5 Funny Quotes

Well, don’t expect us to be too impressed. We just saw Finnick Odair in his underwear.
― Suzanne Collins

Since 1991, Suzanne Collins has been busy writing for children’s television. She has worked on the staffs of several Nickelodeon shows, including the Emmy-nominated hit Clarissa Explains it All and The Mystery Files of Shelby Woo. For preschool viewers, she penned multiple stories for the Emmy-nominated Little Bear and Oswald. She also co-wrote the critically acclaimed Rankin/Bass Christmas special, Santa, Baby! Most recently she was the Head Writer for Scholastic Entertainment’s Clifford’s Puppy Days.

While working on a Kids WB show called Generation O! she met children’s author James Proimos, who talked her into giving children’s books a try.

“Never go to bed mad. Stay up and fight.”
― Phyllis Diller

Phyllis Diller was a Golden Globe-nominated American comedienne considered to be one of the pioneers of female stand-up comedy. She created a stage character persona that was a wild-haired, eccentrically-dressed housewife who made jokes about a fictional husband named “Fang” while smoking from a long cigarette holder. Another distinct characteristic is her cackling laugh, one of the best-recognized in comedy. Diller is given credit for opening the doors for the stand-up comedy field to women such as Rita Rudner, Totie Fields, Joan Rivers, Lily Tomlin, Sandra Bernhard, Joy Behar, Rosie O’Donnell and Roseanne Barr.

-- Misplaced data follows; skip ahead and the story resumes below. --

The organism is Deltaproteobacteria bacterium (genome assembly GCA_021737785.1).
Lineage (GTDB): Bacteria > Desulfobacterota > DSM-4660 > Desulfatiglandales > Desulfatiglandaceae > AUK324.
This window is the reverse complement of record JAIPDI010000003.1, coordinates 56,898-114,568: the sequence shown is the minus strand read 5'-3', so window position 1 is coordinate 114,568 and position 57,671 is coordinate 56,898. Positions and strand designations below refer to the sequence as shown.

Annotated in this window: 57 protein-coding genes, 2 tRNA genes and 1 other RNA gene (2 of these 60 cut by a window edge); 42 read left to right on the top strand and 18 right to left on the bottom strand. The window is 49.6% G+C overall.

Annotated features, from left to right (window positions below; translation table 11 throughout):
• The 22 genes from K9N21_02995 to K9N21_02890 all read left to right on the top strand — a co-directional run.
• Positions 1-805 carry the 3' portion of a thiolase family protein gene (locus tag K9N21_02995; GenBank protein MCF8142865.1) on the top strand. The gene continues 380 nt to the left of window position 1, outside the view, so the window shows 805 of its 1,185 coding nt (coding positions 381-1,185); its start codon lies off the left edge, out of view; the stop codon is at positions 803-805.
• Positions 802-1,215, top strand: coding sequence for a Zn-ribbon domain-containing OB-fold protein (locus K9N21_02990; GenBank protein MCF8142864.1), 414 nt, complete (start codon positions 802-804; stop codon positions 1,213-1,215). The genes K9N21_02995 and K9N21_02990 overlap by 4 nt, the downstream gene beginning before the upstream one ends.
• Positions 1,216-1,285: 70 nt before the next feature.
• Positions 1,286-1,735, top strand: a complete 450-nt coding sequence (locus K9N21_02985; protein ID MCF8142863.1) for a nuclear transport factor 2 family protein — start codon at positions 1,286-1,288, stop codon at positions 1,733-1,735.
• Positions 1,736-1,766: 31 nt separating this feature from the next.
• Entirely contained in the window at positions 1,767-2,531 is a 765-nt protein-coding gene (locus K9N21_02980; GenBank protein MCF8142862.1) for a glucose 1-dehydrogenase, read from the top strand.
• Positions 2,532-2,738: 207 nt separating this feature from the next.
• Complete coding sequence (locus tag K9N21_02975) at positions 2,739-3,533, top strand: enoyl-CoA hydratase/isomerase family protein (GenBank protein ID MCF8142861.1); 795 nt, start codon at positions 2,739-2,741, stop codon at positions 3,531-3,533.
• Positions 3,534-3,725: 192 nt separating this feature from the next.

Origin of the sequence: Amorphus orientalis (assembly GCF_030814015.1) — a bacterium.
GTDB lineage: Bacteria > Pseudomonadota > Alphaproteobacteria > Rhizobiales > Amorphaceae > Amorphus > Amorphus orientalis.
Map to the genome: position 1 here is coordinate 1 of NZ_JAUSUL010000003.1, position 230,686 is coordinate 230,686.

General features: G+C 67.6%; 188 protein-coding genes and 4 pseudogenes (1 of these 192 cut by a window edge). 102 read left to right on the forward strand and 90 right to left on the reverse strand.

“I did not attend his funeral, but I sent a nice letter saying I approved of it.”
― Mark Twain

Samuel Langhorne Clemens, better known by his pen name Mark Twain, was an American author and humorist. He is noted for his novels Adventures of Huckleberry Finn (1885), called “the Great American Novel”, and The Adventures of Tom Sawyer (1876).

“It’s not true that I had nothing on. I had the radio on.”
― Marilyn Monroe

Marilyn Monroe (born Norma Jeane Mortenson; June 1, 1926 – August 5, 1962) was an American actress, model, and singer, who became a major sex symbol, starring in a number of commercially successful motion pictures during the 1950s and early 1960s.

After spending much of her childhood in foster homes, Monroe began a career as a model, which led to a film contract in 1946 with Twentieth Century-Fox. Her early film appearances were minor, but her performances in The Asphalt Jungle and All About Eve (both 1950), drew attention. By 1952 she had her first leading role in Don’t Bother to Knock and 1953 brought a lead in Niagara, a melodramatic film noir that dwelt on her seductiveness.

“They love their hair because they’re not smart enough to love something more interesting.”
― John Green

John Green’s first novel, Looking for Alaska, won the 2006 Michael L. Printz Award presented by the American Library Association. His second novel, An Abundance of Katherines, was a 2007 Michael L. Printz Award Honor Book and a finalist for the Los Angeles Times Book Prize. His next novel, Paper Towns, is a New York Times bestseller and won the Edgar Allen Poe Award for Best YA Mystery. In January 2012, his most recent novel, The Fault in Our Stars, was met with wide critical acclaim, unprecedented in Green’s career. The praise included rave reviews in Time Magazine and The New York Times, on NPR, and from award-winning author Markus Zusak.